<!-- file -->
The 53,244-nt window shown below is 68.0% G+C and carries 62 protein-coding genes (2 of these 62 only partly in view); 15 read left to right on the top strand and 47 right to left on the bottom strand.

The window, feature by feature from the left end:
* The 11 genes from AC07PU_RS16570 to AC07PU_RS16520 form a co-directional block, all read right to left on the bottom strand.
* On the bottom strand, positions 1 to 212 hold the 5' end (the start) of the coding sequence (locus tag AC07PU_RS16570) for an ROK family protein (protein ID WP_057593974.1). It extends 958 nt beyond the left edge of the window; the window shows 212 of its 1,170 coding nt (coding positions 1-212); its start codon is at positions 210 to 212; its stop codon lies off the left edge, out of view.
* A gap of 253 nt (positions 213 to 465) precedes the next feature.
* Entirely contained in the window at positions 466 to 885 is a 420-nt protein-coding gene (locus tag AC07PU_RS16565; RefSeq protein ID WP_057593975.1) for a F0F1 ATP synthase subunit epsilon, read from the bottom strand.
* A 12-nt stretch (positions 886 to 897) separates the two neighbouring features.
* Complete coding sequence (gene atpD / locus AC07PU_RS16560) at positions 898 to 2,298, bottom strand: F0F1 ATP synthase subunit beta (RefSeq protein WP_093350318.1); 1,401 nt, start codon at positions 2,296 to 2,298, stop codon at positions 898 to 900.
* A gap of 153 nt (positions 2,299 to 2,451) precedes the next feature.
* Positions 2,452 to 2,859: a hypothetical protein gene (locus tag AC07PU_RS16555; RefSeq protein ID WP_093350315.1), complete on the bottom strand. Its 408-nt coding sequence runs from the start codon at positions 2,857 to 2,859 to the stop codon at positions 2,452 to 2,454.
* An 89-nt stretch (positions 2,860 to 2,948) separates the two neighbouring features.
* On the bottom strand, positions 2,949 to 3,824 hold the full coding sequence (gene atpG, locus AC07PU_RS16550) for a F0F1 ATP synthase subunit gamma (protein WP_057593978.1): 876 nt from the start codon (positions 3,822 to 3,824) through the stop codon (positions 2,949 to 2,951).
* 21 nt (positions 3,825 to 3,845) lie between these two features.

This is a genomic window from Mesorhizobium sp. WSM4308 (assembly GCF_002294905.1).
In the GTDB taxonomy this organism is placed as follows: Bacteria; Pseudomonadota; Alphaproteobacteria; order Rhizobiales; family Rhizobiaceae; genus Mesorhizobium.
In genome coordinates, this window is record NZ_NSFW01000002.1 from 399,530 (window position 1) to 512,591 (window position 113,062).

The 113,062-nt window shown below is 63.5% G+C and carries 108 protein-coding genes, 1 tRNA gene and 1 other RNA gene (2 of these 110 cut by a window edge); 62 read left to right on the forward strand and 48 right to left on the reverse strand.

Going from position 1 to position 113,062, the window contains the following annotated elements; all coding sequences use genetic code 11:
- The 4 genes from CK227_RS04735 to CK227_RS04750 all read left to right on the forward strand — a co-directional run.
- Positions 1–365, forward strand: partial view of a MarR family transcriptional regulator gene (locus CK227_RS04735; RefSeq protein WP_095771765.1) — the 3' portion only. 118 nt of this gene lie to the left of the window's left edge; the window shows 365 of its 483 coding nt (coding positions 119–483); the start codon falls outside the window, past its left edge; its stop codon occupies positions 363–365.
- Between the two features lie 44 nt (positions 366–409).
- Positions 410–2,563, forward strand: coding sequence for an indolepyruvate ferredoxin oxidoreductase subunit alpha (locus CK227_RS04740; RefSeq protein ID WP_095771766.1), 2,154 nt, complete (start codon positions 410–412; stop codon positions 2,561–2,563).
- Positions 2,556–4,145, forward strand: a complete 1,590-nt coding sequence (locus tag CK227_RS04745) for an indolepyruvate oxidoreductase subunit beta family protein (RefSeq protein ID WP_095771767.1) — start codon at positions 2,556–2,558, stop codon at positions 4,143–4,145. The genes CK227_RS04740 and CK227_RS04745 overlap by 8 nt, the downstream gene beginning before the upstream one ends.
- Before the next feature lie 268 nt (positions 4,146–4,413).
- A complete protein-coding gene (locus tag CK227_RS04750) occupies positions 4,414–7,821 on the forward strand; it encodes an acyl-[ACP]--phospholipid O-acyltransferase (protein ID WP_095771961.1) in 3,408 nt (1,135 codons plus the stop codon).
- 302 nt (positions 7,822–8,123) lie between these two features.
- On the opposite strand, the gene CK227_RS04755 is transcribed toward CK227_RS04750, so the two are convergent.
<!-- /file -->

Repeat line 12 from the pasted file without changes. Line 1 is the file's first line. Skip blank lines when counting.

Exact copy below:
* On the bottom strand, positions 2,949 to 3,824 hold the full coding sequence (gene atpG, locus AC07PU_RS16550) for a F0F1 ATP synthase subunit gamma (protein WP_057593978.1): 876 nt from the start codon (positions 3,822 to 3,824) through the stop codon (positions 2,949 to 2,951).